There is nothing new about America's looking westward. As early as 1849, when the territory west of the Mississippi was still mostly a wilderness, President Zachary Taylor, in that part of his message to Congress referring to the Sandwich Islands, as Hawaii was then called, said, "We could in no event be indifferent to their passing under the domination of any other power." Daniel Webster, Secretary of State, in an official dispatch, said, "The United States can never consent to seeing these islands being taken possession of by either of the great commercial powers of Europe." The next president, Millard Fillmore, in his message to Congress recognizing the independence of the Hawaiian group, said, "We were influenced in this measure by the consideration that they lie in the course of the great trade which must at no distant day be carried on between the western coast of the United States and eastern Asia."

With the passing of the frontier in 1890, the United States began reaching beyond its own shores, and the Hawaiian Islands were annexed in 1898. At the close of the Spanish-American war, President McKinley instructed the peace commissioners to insist upon the purchase of the Philippine Islands because "it is the commercial opportunity to which American statesmanship cannot be indifferent."

The United States, in granting independence to the Philippines, has begun the withdrawal of her frontiers. There are those in America who advocate our withdrawal from trade competition in the Pacific. If America abandons protection to commerce in the Far East, it practically means withdrawing our ships from the seas. To submit to such a demand would be to establish a precedent; to uphold the policy which we have maintained for the last one hundred years probably means war. The price of peace apparently will be to accept the status of a second rate nation and humble ourselves before the Asiatic power that proudly boasts that its statecraft will make it the world's greatest empire.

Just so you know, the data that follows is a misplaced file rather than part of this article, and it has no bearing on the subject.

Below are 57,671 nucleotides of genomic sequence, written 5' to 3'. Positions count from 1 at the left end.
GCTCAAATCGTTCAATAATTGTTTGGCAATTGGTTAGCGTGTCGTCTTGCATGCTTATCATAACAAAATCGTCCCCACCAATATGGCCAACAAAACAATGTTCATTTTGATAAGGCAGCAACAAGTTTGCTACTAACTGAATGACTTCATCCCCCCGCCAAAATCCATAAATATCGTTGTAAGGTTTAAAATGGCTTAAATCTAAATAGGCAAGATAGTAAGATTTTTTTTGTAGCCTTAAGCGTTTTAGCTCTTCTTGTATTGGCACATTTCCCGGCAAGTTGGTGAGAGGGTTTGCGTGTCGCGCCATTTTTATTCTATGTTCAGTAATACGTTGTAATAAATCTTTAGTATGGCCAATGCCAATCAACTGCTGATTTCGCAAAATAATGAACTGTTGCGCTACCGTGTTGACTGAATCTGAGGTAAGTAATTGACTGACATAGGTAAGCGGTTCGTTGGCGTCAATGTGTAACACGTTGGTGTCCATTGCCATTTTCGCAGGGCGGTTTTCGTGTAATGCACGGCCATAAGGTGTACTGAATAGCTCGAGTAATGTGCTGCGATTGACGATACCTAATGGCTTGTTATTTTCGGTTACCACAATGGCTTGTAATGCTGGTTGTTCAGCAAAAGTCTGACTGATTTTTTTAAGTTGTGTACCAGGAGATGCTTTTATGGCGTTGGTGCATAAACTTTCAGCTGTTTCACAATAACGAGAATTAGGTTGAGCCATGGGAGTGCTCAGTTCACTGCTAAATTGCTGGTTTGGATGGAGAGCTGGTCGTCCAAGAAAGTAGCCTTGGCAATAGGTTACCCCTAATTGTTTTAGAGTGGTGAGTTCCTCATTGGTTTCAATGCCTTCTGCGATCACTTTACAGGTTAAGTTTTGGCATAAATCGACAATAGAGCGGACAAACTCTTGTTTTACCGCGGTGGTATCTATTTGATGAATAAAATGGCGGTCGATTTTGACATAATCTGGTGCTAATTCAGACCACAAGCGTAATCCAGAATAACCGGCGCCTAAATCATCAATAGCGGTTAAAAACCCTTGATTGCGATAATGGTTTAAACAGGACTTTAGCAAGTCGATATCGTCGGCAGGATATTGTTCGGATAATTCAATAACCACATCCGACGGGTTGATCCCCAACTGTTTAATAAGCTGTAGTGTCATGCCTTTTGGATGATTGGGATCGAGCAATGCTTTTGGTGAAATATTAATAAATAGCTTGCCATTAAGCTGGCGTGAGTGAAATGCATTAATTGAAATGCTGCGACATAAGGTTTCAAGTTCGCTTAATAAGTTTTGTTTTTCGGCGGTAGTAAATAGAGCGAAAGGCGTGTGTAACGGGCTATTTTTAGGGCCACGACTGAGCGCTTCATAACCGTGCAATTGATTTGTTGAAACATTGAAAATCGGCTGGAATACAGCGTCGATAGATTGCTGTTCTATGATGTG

The American laborer cannot exist on the pittance paid for labor in Japan. The American wants to sleep on a bed with a comfortable mattress and he must have beef and a variety of good food. The Jap is happy to sleep on a mat on the floor and to feast on dried fish and rice. However, low wages are not alone responsible for the ability to undersell all competitors. Japan has low cost power; the corporations are not over capitalized; excessive executive salaries do not exist, and the morale of the workers, who believe that they are winning and must win in the trade offensive against the western world, is unsurpassed.

Frequently we hear Americans saying, "Why should we protect the merchant ships and insist that they have the privilege of trading with China or any other country? That is their owners' business. They should assume the risk." Of course, they will not and can not assume the risk. No protection means no shipments, and no shipments mean fewer jobs. Again we hear Americans declaring, "Why should we get excited because our citizens, who are residing in other countries, are being mistreated? If they want to live in other countries, they should assume this risk." We must not forget that there are thousands of American business men scattered throughout the world, securing orders which keep the wheels of American industry